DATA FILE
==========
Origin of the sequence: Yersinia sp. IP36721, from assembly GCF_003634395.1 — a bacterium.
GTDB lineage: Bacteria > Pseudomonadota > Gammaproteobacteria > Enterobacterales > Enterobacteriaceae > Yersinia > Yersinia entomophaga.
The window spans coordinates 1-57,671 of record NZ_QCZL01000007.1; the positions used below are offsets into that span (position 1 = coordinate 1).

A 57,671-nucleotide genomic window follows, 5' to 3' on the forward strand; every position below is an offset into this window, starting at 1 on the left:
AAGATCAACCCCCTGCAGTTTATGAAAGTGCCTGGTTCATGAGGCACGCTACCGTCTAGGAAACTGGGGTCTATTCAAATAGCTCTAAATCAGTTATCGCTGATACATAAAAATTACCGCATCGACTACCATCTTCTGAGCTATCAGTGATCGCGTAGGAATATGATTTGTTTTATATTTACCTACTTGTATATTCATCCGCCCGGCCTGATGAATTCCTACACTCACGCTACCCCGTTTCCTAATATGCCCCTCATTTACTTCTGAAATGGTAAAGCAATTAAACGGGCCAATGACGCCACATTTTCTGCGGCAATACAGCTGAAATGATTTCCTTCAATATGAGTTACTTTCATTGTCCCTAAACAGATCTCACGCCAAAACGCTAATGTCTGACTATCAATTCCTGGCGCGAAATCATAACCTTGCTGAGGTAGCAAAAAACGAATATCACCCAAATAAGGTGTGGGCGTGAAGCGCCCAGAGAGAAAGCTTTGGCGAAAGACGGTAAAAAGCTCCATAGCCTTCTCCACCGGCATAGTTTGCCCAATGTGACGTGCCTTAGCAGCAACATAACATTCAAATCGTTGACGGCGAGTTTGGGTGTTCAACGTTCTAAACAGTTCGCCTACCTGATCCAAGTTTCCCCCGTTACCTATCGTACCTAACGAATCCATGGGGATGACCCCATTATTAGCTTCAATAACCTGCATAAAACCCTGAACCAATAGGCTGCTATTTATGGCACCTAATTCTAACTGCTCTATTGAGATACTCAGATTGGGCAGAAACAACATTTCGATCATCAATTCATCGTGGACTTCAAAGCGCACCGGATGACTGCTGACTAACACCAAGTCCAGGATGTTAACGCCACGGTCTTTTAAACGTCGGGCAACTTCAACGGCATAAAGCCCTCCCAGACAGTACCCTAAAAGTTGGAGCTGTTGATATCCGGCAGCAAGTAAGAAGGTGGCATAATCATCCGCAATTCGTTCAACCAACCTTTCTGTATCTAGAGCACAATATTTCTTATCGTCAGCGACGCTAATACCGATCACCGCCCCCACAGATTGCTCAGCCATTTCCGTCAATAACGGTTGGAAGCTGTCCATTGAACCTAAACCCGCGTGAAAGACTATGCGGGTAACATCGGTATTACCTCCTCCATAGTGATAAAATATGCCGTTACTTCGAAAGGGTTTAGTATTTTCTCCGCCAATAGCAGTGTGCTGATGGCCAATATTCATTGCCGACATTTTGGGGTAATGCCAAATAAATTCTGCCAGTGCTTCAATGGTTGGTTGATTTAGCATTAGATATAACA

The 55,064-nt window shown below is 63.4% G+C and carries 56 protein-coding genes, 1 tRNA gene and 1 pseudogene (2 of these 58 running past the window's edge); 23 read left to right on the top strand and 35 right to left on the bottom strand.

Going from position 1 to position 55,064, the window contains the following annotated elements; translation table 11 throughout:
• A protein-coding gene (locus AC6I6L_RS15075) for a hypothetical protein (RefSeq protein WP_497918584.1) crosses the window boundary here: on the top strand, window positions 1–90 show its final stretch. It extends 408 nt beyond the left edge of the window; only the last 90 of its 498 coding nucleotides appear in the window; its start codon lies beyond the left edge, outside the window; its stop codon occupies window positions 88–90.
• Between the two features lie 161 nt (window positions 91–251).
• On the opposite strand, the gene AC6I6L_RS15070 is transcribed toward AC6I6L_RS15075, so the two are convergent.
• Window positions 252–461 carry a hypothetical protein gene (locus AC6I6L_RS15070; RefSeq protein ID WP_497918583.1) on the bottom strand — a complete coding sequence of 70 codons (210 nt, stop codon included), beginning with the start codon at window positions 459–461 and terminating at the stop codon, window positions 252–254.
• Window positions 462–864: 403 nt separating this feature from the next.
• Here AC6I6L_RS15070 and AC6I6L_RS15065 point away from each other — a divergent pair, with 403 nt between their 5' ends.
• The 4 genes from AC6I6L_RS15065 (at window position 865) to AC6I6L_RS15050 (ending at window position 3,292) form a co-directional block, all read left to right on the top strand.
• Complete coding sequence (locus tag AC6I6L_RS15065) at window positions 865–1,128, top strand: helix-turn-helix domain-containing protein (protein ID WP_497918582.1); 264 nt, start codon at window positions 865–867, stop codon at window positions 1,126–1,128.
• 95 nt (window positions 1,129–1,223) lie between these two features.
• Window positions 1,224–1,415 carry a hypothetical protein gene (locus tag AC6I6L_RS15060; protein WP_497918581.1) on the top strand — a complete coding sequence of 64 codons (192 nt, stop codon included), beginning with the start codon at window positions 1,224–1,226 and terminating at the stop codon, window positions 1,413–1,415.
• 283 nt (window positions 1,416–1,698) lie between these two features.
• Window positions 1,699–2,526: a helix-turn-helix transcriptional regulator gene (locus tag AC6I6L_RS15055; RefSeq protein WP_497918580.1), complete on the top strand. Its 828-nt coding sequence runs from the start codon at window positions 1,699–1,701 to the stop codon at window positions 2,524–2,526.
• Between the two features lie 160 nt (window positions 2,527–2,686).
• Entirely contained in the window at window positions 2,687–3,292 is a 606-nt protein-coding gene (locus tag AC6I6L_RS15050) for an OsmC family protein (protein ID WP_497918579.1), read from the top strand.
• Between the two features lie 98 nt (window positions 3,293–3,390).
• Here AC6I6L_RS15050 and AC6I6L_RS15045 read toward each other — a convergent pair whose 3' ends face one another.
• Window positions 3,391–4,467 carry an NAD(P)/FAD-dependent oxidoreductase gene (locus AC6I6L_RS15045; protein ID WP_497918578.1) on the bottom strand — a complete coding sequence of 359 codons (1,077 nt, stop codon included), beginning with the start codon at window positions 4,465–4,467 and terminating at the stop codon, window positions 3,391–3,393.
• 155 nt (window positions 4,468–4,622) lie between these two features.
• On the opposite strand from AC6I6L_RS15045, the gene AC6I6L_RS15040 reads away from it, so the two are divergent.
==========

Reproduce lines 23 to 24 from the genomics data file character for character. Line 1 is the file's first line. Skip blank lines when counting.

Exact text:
• Here AC6I6L_RS15050 and AC6I6L_RS15045 read toward each other — a convergent pair whose 3' ends face one another.
• Window positions 3,391–4,467 carry an NAD(P)/FAD-dependent oxidoreductase gene (locus AC6I6L_RS15045; protein ID WP_497918578.1) on the bottom strand — a complete coding sequence of 359 codons (1,077 nt, stop codon included), beginning with the start codon at window positions 4,465–4,467 and terminating at the stop codon, window positions 3,391–3,393.